A majority 54% of US internet users aged 18 and up now post original photos and videos online, up from 46% last year, says the Pew Research Center’s Internet & American Life Project in a new report [pdf]. As part of its survey of the photo and video landscape, the researcher explores the use of Instagram and Snapchat, finding the former adopted by 18% of cell phone owners and the latter by 9%. Predictably, both are much more heavily used by youth.
Among cell phone users, fully 26% of 18-29-year-olds report using Snapchat, a figure which plummets to 5% among 30-49-year-olds, 3% of the 50-64 crowd and 2% of those 65 and older. Interestingly, there’s no real gender disparity to speak of, nor is there any real gap in adoption between whites and African-Americans. Sorting by education attainment yields no significant differences, although use appears higher among those with less than $30k in household income (12%) than those with greater household income (5-9%).
The demographics of Instagram users look a little bit different, although linear trends are also few and far between. Some 20% of female cell phone users aged 18 and up use the application, compared to 16% of males, although Pew doesn’t deem this a statistically significant difference. Similarly, while 20% of African-Americans reported using the app, compared to 14% of whites, that result also doesn’t show up as being outside of the margin of error.
Once again, the biggest gap comes when sorting by age. Fully 43% of 18-29-year-old cell phone users report using Instagram – a number that will likely rise over time given a recent report showing that Instagram is now the second-most important social network to American teens, tied with Facebook behind Twitter.
While the adoption rate falls significantly among older age groups, a fairly significant 18% of respondents in the 30-49 age group say they use Instagram, suggesting that Instagram’s user base isn’t as heavily skewed towards youth as Snapchat’s, which is – in fairness – not much of a surprise.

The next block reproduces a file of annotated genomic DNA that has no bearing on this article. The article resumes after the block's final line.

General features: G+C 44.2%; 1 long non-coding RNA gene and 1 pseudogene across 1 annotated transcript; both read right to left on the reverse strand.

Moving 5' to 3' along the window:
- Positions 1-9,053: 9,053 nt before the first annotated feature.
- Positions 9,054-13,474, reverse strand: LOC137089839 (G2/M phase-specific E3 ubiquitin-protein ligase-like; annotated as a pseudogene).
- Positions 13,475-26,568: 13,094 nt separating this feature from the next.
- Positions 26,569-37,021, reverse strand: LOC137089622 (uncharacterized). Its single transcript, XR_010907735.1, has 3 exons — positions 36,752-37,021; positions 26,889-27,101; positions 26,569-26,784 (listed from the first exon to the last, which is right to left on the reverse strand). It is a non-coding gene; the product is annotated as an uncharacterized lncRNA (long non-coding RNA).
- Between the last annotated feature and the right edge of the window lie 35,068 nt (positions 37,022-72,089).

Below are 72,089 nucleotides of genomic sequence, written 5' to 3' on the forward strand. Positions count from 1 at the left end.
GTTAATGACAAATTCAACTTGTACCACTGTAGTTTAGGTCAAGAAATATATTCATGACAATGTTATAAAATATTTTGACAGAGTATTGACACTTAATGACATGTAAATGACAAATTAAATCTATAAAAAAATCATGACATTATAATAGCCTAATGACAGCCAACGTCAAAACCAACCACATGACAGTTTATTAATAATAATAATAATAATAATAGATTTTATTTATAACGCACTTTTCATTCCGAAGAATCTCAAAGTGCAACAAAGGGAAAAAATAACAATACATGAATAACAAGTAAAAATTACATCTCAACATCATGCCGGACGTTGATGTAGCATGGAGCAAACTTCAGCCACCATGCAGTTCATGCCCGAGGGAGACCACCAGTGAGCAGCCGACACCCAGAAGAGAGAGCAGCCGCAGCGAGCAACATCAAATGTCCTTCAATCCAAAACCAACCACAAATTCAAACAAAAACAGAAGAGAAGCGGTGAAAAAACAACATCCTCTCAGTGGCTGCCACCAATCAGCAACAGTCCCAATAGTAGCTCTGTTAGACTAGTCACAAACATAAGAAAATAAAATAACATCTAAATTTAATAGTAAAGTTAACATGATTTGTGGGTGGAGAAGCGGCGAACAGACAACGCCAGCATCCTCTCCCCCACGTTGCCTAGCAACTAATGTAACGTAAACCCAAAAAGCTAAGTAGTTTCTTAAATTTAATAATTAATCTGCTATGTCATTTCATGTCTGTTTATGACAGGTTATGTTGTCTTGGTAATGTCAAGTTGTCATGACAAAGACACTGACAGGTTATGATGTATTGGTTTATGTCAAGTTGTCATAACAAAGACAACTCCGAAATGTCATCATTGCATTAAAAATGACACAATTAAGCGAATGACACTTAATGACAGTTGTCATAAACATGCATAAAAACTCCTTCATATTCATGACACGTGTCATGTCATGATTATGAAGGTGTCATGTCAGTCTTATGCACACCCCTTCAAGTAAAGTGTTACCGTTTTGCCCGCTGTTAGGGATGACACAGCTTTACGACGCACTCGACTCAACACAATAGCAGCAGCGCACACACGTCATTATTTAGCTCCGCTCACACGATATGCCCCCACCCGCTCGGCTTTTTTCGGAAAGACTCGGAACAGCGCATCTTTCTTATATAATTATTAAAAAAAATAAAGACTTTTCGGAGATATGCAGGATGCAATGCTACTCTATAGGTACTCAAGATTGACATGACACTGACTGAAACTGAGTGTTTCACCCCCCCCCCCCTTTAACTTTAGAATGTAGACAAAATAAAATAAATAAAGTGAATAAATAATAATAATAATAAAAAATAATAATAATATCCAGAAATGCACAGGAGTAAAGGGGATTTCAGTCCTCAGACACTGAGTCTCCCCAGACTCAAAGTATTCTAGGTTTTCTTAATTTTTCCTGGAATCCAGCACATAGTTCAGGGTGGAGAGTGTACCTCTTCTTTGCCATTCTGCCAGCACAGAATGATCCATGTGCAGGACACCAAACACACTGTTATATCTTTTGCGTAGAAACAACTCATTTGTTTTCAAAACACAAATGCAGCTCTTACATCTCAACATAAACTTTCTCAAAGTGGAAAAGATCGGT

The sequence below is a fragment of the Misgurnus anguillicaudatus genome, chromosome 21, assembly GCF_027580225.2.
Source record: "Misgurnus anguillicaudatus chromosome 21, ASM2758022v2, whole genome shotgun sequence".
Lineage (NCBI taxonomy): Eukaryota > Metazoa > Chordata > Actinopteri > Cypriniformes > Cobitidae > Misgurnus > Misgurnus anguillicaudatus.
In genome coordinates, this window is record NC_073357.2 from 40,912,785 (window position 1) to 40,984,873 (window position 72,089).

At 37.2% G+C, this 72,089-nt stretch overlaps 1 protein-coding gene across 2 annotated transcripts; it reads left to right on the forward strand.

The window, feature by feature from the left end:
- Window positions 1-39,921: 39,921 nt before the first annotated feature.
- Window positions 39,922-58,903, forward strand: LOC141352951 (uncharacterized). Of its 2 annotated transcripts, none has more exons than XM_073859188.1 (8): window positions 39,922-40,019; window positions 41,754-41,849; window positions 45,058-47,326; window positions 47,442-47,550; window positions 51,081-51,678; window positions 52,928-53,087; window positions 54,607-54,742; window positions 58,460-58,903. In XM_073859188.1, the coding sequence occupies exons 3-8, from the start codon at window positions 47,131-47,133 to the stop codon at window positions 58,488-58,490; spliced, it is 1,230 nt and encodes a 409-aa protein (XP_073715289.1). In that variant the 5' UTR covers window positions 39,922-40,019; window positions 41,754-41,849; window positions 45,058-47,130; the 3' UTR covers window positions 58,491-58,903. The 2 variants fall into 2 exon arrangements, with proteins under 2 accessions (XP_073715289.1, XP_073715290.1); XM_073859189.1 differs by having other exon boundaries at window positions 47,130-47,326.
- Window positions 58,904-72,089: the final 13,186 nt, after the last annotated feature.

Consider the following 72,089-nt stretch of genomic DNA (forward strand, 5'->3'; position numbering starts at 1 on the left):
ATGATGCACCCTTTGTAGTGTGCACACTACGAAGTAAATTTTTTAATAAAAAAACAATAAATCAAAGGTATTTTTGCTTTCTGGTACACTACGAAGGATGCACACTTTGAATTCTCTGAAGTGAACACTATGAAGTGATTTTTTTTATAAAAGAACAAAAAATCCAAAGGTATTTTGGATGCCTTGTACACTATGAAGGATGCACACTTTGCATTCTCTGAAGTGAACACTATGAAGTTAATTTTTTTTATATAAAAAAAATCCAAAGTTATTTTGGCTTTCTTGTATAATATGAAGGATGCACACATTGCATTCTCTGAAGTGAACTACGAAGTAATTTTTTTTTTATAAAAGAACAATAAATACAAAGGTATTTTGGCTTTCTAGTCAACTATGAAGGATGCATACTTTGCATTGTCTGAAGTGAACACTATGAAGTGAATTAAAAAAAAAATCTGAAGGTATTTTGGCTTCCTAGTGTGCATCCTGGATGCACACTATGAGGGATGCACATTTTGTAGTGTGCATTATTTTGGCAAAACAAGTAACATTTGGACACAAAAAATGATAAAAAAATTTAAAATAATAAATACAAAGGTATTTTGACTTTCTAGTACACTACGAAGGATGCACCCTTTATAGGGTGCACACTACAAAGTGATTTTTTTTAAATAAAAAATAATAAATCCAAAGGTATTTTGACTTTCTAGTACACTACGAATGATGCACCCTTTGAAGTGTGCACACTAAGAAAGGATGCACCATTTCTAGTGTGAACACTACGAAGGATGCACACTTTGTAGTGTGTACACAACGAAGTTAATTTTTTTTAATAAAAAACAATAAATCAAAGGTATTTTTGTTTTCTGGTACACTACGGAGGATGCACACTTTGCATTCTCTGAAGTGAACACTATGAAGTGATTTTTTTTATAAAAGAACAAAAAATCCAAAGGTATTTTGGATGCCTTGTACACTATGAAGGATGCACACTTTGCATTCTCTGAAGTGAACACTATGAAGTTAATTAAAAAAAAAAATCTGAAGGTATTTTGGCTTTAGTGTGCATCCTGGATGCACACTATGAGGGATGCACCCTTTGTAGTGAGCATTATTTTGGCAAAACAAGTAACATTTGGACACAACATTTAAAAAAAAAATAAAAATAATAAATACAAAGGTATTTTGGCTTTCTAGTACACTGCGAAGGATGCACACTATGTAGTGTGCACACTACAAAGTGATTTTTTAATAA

In terms of education attainment, respondents with some college education proved most likely to be using Instagram (23%), ahead of college graduates (18%) and those with high school degrees or less (15%). There was no statistically significant difference when sorting by household income (HHI), though respondents with more than $75k in HHI (21%) were most likely to say they are using the app.
Recent data from GlobalWebIndex suggests that 12% of smartphone users worldwide are using Instagram as of Q3, with that figure representing 130% growth from the start of this year. Earlier data from SimplyMeasured indicates that top brands are paying more attention to the app – and surely will be giving it a closer look now that ads are coming.
About the Data: A nationally representative survey of 1,000 adults ages 18+ was taken October 3-6, 2013. It was conducted in English on landline and cell phones. The sample contained 852 internet users and 941 cell phone owners. The margin of error for the full sample is +/- 3.6 percentage points. The margin of error for internet users is +/- 3.9 percentage points. The margin of error for cell phone owners is +/- 3.7 percentage points.
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